Pond Scum = San Diego's Green Gold?

Saturday, Jan 3, 2009  |  Updated 1:38 PM PDT
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Pond Scum = San Diego's Green Gold?

Voiceofsandiego.org/Sam Hodgson

A bag of algae is hung between a row of lights at General Atomics facilities.

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San Diego would be a major player in the nation's multi-trillion-dollar energy economy if a group of local researchers succeed in turning algae into a commercially viable transportation fuel, something they think they can do within a decade, the voiceofsandiego.org reported.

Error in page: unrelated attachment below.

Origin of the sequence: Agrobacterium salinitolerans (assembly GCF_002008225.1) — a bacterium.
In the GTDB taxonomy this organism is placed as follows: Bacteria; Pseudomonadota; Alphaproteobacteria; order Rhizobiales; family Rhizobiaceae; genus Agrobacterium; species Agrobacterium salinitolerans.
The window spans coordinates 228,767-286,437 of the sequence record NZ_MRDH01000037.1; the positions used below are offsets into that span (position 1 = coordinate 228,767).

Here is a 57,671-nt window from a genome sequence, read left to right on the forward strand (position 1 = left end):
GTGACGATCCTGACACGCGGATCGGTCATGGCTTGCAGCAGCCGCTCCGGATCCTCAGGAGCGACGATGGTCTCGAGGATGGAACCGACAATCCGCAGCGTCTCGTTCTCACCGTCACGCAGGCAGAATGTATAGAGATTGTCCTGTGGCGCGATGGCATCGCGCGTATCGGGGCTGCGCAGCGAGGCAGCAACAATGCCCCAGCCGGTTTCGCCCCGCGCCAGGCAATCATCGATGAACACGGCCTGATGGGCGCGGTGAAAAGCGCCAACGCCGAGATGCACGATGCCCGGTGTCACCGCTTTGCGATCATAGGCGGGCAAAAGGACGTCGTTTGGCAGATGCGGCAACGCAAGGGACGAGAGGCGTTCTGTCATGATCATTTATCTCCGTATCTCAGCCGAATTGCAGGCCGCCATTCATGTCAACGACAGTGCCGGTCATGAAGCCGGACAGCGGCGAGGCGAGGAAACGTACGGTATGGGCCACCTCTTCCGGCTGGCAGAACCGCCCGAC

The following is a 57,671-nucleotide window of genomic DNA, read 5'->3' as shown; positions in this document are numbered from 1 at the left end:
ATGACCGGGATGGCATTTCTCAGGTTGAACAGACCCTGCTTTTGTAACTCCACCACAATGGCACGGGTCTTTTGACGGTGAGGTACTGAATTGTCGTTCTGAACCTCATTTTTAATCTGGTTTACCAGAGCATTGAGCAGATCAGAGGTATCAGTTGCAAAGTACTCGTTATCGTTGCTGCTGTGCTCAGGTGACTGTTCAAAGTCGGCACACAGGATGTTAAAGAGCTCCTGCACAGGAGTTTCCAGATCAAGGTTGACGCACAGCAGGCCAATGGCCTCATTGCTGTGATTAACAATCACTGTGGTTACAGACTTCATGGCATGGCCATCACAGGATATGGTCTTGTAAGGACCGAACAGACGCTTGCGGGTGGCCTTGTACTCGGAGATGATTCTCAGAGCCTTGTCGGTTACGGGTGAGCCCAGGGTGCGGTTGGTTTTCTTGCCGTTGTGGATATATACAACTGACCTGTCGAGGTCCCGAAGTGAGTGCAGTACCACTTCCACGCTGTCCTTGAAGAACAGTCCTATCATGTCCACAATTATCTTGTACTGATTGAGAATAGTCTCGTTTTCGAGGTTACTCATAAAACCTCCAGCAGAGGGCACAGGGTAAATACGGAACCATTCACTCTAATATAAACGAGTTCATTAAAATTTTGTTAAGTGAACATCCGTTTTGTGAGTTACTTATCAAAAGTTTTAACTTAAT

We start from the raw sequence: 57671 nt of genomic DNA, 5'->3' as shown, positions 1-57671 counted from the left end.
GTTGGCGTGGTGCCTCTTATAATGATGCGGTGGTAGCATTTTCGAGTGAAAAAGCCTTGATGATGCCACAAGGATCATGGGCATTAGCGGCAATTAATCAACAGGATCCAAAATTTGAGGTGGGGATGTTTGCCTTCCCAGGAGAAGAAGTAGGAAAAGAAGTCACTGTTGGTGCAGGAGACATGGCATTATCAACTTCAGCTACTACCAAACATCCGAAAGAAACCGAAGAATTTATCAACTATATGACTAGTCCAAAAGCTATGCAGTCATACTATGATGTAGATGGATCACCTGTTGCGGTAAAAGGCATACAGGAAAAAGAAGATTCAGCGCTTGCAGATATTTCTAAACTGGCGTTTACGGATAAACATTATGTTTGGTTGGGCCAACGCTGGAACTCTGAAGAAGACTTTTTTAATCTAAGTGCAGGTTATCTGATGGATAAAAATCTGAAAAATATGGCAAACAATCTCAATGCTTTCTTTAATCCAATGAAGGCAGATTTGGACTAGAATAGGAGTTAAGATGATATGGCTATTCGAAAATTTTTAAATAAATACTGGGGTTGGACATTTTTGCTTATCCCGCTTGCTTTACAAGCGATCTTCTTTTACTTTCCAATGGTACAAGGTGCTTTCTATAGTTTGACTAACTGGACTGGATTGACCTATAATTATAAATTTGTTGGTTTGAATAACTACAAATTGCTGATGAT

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"[It] is the scientific challenge of our generation," said Stephen Mayfield, a cell biologist and associate dean at the Scripps Research Institute, referring to the need to cure America of its 200-billion-gallon-a-year oil addiction. "And algae is the answer."

The consensus is that the technology exists to make algae-based fuels commercially viable within five to 10 years. Others say it could be less than four years. But there are daunting economic and political obstacles.

For the full story read the voiceofsandiego.org article "Trying to Turn San Diego into the Green Houston."

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